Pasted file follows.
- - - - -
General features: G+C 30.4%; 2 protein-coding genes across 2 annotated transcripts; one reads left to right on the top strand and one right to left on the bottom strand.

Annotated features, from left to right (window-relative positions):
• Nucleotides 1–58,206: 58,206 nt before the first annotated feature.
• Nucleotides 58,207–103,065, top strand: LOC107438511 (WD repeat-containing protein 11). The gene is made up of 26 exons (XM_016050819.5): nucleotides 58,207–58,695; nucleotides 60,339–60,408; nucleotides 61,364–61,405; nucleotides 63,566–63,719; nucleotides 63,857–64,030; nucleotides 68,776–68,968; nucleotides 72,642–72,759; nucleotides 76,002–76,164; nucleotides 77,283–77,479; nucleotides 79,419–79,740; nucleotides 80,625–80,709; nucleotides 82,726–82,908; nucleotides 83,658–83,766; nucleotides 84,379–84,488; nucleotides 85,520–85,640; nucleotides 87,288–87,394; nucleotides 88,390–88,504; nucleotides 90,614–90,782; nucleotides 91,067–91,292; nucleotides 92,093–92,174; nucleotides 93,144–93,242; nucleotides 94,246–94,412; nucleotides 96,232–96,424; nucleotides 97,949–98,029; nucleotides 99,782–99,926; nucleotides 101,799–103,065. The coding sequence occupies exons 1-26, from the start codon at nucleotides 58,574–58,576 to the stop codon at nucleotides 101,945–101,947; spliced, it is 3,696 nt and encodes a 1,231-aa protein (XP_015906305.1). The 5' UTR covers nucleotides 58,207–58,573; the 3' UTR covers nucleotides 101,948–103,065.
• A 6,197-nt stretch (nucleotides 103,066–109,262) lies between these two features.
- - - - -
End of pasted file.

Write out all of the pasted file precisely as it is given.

General features: G+C 30.4%; 2 protein-coding genes across 2 annotated transcripts; one reads left to right on the top strand and one right to left on the bottom strand.

Annotated features, from left to right (window-relative positions):
• Nucleotides 1–58,206: 58,206 nt before the first annotated feature.
• Nucleotides 58,207–103,065, top strand: LOC107438511 (WD repeat-containing protein 11). The gene is made up of 26 exons (XM_016050819.5): nucleotides 58,207–58,695; nucleotides 60,339–60,408; nucleotides 61,364–61,405; nucleotides 63,566–63,719; nucleotides 63,857–64,030; nucleotides 68,776–68,968; nucleotides 72,642–72,759; nucleotides 76,002–76,164; nucleotides 77,283–77,479; nucleotides 79,419–79,740; nucleotides 80,625–80,709; nucleotides 82,726–82,908; nucleotides 83,658–83,766; nucleotides 84,379–84,488; nucleotides 85,520–85,640; nucleotides 87,288–87,394; nucleotides 88,390–88,504; nucleotides 90,614–90,782; nucleotides 91,067–91,292; nucleotides 92,093–92,174; nucleotides 93,144–93,242; nucleotides 94,246–94,412; nucleotides 96,232–96,424; nucleotides 97,949–98,029; nucleotides 99,782–99,926; nucleotides 101,799–103,065. The coding sequence occupies exons 1-26, from the start codon at nucleotides 58,574–58,576 to the stop codon at nucleotides 101,945–101,947; spliced, it is 3,696 nt and encodes a 1,231-aa protein (XP_015906305.1). The 5' UTR covers nucleotides 58,207–58,573; the 3' UTR covers nucleotides 101,948–103,065.
• A 6,197-nt stretch (nucleotides 103,066–109,262) lies between these two features.